People & Culture, Performance & Measurement, Strategy

The staff retention challenge in the digital age

Businesses late to digital are struggling with retention strategies. The root of the problem arises from legacy staff rotation programs, as a result we’ve observed direct impact on digital performance and team dynamics. So this makes fixing this problem the number one priority for senior executives and HR practitioners across APAC.

Digital roles need specialists, and by rotating non-skilled employees into  skilled positions is proving to be risky and ineffective. DTS questions the validity of rotation programs; where employers offer staff short-term assignments across business functions? The stakes are too high and we advise companies to be very selective, especially when digital projects are considered.

Benchmarking data provides clarity

It’s no surprise hiring managers are turning to external benchmarking services. Analysing external data points enables you to gain a broader perspective whilst, at a minimum, establishing a baseline between your organisations and direct competitors.
For example, DT’S scoring framework benchmarks roles across a particular category. E.g. Did the Chief Data Officer from company A score higher than Company B? Scoring criteria comprises employee experience, company achievements, tenure, education and  past roles. This benchmarking process also helps to identify skills gaps. Enabling you to fine tune existing learning and development programs.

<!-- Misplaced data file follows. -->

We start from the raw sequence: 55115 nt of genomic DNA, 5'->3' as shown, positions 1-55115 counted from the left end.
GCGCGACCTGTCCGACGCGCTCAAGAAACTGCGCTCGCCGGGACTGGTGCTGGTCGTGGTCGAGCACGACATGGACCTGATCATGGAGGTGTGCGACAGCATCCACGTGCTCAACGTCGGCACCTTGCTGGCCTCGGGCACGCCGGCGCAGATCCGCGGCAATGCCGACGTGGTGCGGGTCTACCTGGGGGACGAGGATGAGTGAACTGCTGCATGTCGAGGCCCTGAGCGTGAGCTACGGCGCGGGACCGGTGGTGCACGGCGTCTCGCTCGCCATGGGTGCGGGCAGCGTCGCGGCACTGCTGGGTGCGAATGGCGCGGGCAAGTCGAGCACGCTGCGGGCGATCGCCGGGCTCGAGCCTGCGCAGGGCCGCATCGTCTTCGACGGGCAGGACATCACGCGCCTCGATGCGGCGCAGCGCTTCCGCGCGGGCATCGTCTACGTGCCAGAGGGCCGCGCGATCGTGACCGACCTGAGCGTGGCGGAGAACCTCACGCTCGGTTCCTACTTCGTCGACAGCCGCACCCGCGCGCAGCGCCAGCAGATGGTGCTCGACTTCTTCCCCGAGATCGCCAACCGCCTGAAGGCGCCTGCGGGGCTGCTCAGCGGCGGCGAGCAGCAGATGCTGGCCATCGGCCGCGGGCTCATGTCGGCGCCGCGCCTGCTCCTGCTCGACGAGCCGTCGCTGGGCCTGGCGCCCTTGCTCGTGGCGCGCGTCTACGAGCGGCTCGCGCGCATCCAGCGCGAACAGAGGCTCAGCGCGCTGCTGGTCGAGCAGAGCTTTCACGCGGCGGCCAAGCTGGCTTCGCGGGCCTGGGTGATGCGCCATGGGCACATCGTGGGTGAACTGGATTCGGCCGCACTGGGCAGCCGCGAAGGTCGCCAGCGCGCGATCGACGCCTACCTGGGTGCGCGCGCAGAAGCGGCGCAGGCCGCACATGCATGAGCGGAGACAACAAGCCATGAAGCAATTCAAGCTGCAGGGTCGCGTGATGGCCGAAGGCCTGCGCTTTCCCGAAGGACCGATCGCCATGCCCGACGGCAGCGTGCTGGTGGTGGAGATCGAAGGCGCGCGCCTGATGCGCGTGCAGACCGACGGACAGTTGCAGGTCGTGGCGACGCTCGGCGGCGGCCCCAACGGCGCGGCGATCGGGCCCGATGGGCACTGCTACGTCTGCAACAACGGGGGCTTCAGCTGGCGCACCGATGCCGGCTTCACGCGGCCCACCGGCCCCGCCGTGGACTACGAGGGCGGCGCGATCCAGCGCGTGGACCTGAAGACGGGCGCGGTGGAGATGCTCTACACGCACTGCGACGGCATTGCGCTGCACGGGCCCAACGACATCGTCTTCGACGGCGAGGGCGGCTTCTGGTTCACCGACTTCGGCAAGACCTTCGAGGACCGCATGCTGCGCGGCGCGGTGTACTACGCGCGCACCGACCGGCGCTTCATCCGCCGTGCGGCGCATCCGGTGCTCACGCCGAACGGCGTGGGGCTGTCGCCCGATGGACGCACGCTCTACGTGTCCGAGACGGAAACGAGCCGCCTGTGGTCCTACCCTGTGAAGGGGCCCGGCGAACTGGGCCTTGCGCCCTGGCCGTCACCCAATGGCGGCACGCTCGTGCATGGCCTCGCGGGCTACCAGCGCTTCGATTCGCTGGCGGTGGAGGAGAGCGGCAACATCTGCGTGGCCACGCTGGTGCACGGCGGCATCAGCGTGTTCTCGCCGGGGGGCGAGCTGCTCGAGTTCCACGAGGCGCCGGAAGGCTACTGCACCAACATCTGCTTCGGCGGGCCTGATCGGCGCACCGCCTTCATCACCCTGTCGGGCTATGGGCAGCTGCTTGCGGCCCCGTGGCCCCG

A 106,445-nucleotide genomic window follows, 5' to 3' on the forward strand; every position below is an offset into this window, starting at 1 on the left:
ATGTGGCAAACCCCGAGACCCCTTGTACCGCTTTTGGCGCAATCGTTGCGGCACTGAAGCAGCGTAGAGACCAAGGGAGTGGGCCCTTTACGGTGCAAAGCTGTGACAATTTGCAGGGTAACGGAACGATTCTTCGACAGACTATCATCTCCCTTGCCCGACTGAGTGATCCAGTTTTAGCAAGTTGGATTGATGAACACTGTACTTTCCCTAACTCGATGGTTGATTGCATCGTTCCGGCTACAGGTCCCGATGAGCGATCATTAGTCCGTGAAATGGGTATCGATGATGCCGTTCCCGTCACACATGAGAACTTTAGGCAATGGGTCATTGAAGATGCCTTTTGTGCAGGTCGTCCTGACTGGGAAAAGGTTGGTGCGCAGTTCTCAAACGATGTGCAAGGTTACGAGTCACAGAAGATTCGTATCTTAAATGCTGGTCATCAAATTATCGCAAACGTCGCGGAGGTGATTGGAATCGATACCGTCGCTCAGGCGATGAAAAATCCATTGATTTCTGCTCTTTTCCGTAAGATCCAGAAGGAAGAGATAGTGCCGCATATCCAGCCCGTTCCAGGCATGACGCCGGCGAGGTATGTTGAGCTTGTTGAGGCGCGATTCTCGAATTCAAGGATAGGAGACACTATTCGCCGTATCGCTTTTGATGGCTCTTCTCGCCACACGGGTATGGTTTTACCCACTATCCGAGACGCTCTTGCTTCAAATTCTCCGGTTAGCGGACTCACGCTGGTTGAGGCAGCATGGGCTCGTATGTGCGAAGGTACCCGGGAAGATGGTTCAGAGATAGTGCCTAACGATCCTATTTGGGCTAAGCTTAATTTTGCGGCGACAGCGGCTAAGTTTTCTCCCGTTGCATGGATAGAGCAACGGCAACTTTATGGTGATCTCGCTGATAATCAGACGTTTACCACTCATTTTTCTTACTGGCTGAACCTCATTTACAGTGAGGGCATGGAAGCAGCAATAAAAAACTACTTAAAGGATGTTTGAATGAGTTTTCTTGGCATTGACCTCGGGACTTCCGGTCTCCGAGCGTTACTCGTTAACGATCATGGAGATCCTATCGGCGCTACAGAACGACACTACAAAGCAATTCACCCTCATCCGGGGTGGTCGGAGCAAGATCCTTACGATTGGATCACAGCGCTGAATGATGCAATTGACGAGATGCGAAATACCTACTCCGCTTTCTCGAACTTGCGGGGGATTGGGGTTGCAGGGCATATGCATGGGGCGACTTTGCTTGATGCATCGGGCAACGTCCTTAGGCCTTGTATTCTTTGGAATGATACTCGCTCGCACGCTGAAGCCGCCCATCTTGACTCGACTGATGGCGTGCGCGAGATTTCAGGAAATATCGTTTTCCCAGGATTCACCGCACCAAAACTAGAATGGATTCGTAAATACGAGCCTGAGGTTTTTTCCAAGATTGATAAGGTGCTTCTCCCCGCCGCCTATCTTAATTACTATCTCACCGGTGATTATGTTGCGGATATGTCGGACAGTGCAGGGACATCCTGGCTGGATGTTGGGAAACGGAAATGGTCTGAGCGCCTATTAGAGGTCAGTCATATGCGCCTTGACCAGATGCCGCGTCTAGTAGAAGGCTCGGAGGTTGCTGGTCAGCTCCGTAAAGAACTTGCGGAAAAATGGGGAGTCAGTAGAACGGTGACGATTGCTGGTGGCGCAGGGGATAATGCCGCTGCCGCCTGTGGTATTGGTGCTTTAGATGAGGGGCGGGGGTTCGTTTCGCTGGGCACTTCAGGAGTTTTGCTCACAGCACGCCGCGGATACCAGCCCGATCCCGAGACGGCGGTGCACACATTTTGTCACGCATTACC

New Trends and data

DTS observed a hiring increase over the past twelve months.  In Australia, our analysis identified industries such as Banking, Retail Energy and Health Insurance as having successfully augmented their work force – balancing digital experts with long serving staff members. These roles are across People & Culture, Training, IT, Marketing, Operations and Data. This new trend signals that  companies are rethinking their recruitment strategies and looking to the future.

Within banking, ANZ Bank has an average tenure of 4.5 years for critical digital transformation related roles. Moreover, 30% of these have a tenure of 2 years
or less, contributing to increased diversity, new ideas and complementing the
existing employee set.

In comparison, Singapore Airlines (SIA) in Singapore is averaging 9.5 years
and less than 10% been at the organisation for 2 years or less for critical digital transformation related roles!Here lies the challenge for this organisation. Digital projects are being led by long term staff, placed there on rotation programs. When you drill down into specific roles SIA digital skill-sets benchmarked lower than the broader industry. Thus placing SIA at a competitive disadvantage.

Solutions available to SIA.  For example, L’Oreal hired over 2000 digital experts, embedding these specialists with long-term employees. This initiative is also supported with company wide digital training programs. An alternative is to replace them all together, which will result in a skills gap reduction and minimise any strategic blind spots. This option may seem drastic to the likes of SIA, however, time restraints coupled
with lowly skilled teams is not driving business growth.

If you would like access to more benchmarking results across Banking, Health Insurance,
Retail Energy or Airlines DM me or email




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